I am totally torn, because I don’t want to be stereotyped in the future or even now as a “transgender author”. But I am also aware I have powerful things to say that can potentially make a difference. I have a unique view of the world which maybe I should simply own up to. Then again I’ve always seen myself as “not just transgender”, but as a human being who is the sum of his experiences. All my life I’ve fought stereotypes and felt that it is mostly our obsession with labelling other people and ourselves that creates the most trouble for humanity and prevents inclusion.

So what to do? Any thoughts dear friends and readers? I won’t hold you to it. I could just really do with some honest input and gut feelings from people who can still see the wood for the trees.
Thanks in advance for sharing your thoughts with me either here in open discussion or in a PM! xoxo

Trust Your Children

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Two of the most common questions people ask me are: “When did you know?” and “How did you know?” In a way, I always knew. Even as a three-year old child I instinctively thought of myself as male. My body was female, but I knew I was a boy. This was no clearly defined thought but rather pure instinct, a state of being. Whenever I went somewhere new, I seized the opportunity and immediately introduced myself to the other kids as “Stefan” instead of “Stefanie”.

Over the years, like all of us growing up, I was told who I was supposed to be. Thankfully, and due to all the many tantrums I threw, my parents did let me wear boys clothing at least. I remember each time my mom sent me into the ladies room, I wanted to rather go to the “boys”. Without fail, as soon as I walked into the “ladies”, the flustered females I encountered wanted to throw me out because from the looks of me they thought I was a boy. I secretly loved this, but didn’t really consciously understand why it gave me so much satisfaction.

After puberty, when the Internet took off and I had access to more information, I finally read about transgender people. The fog lifted and I began to consciously understand who I truly was. The mosaic pieces of my childhood fell into place.

There are different kinds of knowledge. There is knowledge based on instinct and emotion. Our souls leading the way… And then there is knowledge based on reflection, education, experience, and comparing ourselves to others…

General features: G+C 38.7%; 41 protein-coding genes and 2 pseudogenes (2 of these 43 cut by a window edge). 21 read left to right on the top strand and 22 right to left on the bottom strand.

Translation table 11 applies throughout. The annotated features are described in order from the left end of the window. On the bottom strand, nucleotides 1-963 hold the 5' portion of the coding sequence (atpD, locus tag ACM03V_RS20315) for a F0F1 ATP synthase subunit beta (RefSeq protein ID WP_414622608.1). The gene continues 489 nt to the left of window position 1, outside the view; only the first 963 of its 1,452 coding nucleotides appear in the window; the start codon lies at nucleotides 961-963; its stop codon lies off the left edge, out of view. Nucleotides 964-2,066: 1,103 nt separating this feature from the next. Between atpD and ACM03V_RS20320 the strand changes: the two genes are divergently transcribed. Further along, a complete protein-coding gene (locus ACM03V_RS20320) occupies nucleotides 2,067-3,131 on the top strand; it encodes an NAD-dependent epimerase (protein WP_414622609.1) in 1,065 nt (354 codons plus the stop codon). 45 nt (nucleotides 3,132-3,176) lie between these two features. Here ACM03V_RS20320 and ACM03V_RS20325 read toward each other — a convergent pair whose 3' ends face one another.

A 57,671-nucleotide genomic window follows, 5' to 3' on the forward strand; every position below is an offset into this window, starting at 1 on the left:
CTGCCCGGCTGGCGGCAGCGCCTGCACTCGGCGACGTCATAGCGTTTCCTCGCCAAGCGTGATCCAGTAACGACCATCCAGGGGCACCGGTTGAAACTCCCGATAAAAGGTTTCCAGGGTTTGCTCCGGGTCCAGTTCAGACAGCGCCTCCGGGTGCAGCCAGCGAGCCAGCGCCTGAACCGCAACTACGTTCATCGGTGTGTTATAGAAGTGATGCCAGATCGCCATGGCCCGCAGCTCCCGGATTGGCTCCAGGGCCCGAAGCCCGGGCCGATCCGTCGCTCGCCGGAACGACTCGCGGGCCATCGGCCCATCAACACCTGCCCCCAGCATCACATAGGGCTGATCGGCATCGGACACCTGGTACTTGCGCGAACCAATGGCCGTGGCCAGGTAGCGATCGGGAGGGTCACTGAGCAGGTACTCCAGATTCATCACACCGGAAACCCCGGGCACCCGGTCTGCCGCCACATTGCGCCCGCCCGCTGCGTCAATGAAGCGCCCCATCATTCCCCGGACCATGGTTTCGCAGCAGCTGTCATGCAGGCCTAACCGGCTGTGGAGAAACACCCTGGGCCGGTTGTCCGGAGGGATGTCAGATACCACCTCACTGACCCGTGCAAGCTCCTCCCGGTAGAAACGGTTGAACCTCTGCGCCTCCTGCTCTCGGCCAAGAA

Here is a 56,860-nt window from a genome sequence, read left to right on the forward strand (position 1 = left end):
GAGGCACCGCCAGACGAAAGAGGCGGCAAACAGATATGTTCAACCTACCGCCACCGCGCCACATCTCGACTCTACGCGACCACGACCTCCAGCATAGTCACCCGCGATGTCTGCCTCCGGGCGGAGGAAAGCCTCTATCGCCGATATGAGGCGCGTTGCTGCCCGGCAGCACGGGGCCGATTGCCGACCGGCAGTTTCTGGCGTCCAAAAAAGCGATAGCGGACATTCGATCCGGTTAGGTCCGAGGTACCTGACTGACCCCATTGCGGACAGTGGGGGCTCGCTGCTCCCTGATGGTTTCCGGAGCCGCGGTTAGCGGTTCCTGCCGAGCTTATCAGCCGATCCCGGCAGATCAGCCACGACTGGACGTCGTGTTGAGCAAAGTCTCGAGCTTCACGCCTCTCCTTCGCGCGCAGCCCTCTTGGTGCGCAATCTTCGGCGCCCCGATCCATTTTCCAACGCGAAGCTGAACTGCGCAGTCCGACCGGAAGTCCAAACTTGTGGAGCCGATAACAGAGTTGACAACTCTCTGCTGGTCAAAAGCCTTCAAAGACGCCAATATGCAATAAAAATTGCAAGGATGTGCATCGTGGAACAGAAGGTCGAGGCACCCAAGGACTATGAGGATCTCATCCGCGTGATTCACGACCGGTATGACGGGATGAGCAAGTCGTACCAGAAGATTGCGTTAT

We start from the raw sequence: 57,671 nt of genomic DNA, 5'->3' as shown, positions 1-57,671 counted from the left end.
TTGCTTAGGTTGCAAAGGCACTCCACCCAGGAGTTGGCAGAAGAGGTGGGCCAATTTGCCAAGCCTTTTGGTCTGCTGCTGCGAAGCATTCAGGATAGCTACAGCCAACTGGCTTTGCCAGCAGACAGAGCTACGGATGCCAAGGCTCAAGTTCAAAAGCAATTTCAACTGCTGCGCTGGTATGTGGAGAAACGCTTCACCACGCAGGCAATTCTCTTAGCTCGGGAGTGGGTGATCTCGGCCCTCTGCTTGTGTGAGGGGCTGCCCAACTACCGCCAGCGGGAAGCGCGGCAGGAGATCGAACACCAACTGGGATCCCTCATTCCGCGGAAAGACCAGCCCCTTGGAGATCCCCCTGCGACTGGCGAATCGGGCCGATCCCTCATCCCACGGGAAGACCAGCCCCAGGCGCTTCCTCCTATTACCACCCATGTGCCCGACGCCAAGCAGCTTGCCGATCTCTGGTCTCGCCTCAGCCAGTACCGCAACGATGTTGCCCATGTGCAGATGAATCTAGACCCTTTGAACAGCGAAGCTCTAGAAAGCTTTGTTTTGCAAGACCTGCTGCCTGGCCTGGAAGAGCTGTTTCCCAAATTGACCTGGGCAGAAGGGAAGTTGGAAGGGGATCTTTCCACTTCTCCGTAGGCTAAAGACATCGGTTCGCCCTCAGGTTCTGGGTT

From own experience, I can only encourage all of you: trust your children. Even if they have no way to put into words yet what they are feeling, they know who they are from a very early age. Be their safety net, love them no matter what, let them be true to themselves, and let them reach for their very own stars!

The Odyssey of Publishing my 1st Book

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In my latest article on TheatreArtLife, I share how and why I ended up self-publishing Paralian. What else can you do when your first publisher dies, the second gets arrested, and the big ones you dream about are not interested in a no-name like you. I imagined I’d show up at their doorstep and one of them would surely make me an offer, if only I pitched my book well enough… Of course it’s not that easy. Nothing worthwhile ever is. The truth is, I’ll have to keep on writing good books. Then maybe, if I really work my butt off, one day I’ll find a literary agent who believes in my work. And then, hopefully, this agent will find me a publisher who will say, “Yay! Thumbs up!” and will be interested in long-term cooperation…
Read the full article here.

One Fish At A Time

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So much is happening, so many things to think about and organize, focussing on writing my second book has been hard. It’s tough enough as it is, finding time during regular day job days, but even on my days off I have been distracted lately. Every morning, I get up with the best intentions, but then stuff needs to be done, I think, overthink, and get angry at myself for not being able to do it all, not being stronger. I lie awake at night, dreaming and plotting. When I wake up my thoughts are already racing, months ahead of the present…
I miss my wife who is working on a cruise ship on the other side of the world. When she is with me, I am truly home. It seems writing and creating is something I do best when the words flow from a source of deep happiness and belonging.
I miss you so much my love.
I tell myself to get a grip, take things one fish at a time, be disciplined, concentrate, and keep on writing no matter what. Only to put so much pressure on myself that it again becomes almost impossible to focus on the task at hand. I need to find a balance between letting go and being dedicated to my dream. I need to relax and trust myself. Trust that I will finish this book, even if not within the time frame I have set for myself… because art is not an emergency… and life happens.
Better to write well and take all the time I need, instead of writing obsessively fast, ending up with something I know I could have done better. Still, today, after pouring my heart out to you all, I will take a shot at chapter nine of seventeen…